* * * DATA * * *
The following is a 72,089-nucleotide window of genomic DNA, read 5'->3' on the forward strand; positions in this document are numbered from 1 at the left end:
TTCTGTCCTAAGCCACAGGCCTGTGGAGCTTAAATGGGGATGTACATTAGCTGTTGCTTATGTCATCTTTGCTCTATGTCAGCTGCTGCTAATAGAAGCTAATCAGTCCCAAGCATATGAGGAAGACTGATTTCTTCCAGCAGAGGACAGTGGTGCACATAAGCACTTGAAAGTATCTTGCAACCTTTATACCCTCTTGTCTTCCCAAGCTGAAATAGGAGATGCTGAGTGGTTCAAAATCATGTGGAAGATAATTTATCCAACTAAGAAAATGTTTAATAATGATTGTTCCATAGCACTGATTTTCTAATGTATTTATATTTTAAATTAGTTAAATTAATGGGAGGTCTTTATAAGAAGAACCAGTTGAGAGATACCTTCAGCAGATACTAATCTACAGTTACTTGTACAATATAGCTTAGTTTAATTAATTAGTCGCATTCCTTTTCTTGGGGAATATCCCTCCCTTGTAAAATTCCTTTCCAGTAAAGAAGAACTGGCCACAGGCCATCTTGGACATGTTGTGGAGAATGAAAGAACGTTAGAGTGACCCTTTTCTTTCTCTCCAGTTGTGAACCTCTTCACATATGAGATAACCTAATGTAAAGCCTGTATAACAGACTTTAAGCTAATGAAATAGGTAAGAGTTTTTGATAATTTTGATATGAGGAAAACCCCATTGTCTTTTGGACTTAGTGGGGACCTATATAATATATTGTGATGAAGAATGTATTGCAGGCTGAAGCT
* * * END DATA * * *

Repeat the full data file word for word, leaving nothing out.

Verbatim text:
The following is a 72,089-nucleotide window of genomic DNA, read 5'->3' on the forward strand; positions in this document are numbered from 1 at the left end:
TTCTGTCCTAAGCCACAGGCCTGTGGAGCTTAAATGGGGATGTACATTAGCTGTTGCTTATGTCATCTTTGCTCTATGTCAGCTGCTGCTAATAGAAGCTAATCAGTCCCAAGCATATGAGGAAGACTGATTTCTTCCAGCAGAGGACAGTGGTGCACATAAGCACTTGAAAGTATCTTGCAACCTTTATACCCTCTTGTCTTCCCAAGCTGAAATAGGAGATGCTGAGTGGTTCAAAATCATGTGGAAGATAATTTATCCAACTAAGAAAATGTTTAATAATGATTGTTCCATAGCACTGATTTTCTAATGTATTTATATTTTAAATTAGTTAAATTAATGGGAGGTCTTTATAAGAAGAACCAGTTGAGAGATACCTTCAGCAGATACTAATCTACAGTTACTTGTACAATATAGCTTAGTTTAATTAATTAGTCGCATTCCTTTTCTTGGGGAATATCCCTCCCTTGTAAAATTCCTTTCCAGTAAAGAAGAACTGGCCACAGGCCATCTTGGACATGTTGTGGAGAATGAAAGAACGTTAGAGTGACCCTTTTCTTTCTCTCCAGTTGTGAACCTCTTCACATATGAGATAACCTAATGTAAAGCCTGTATAACAGACTTTAAGCTAATGAAATAGGTAAGAGTTTTTGATAATTTTGATATGAGGAAAACCCCATTGTCTTTTGGACTTAGTGGGGACCTATATAATATATTGTGATGAAGAATGTATTGCAGGCTGAAGCT